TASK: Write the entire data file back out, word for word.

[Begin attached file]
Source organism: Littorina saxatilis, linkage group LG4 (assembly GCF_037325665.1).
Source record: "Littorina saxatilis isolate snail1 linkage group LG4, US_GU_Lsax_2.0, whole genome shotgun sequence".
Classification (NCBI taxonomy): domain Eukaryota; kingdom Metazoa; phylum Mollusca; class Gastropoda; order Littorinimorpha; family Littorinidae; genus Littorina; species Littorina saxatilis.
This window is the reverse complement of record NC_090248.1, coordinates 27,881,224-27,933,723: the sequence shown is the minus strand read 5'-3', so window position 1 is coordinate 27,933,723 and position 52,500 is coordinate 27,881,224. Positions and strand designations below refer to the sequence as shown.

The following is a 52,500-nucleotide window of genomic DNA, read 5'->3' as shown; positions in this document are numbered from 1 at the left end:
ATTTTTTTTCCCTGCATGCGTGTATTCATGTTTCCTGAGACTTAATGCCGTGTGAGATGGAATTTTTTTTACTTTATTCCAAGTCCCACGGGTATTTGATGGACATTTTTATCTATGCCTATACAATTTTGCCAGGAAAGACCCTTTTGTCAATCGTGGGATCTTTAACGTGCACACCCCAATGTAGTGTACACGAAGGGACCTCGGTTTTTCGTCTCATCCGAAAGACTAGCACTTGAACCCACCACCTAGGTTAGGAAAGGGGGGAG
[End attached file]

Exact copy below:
Source organism: Littorina saxatilis, linkage group LG4 (assembly GCF_037325665.1).
Source record: "Littorina saxatilis isolate snail1 linkage group LG4, US_GU_Lsax_2.0, whole genome shotgun sequence".
Classification (NCBI taxonomy): domain Eukaryota; kingdom Metazoa; phylum Mollusca; class Gastropoda; order Littorinimorpha; family Littorinidae; genus Littorina; species Littorina saxatilis.
This window is the reverse complement of record NC_090248.1, coordinates 27,881,224-27,933,723: the sequence shown is the minus strand read 5'-3', so window position 1 is coordinate 27,933,723 and position 52,500 is coordinate 27,881,224. Positions and strand designations below refer to the sequence as shown.

The following is a 52,500-nucleotide window of genomic DNA, read 5'->3' as shown; positions in this document are numbered from 1 at the left end:
ATTTTTTTTCCCTGCATGCGTGTATTCATGTTTCCTGAGACTTAATGCCGTGTGAGATGGAATTTTTTTTACTTTATTCCAAGTCCCACGGGTATTTGATGGACATTTTTATCTATGCCTATACAATTTTGCCAGGAAAGACCCTTTTGTCAATCGTGGGATCTTTAACGTGCACACCCCAATGTAGTGTACACGAAGGGACCTCGGTTTTTCGTCTCATCCGAAAGACTAGCACTTGAACCCACCACCTAGGTTAGGAAAGGGGGGAG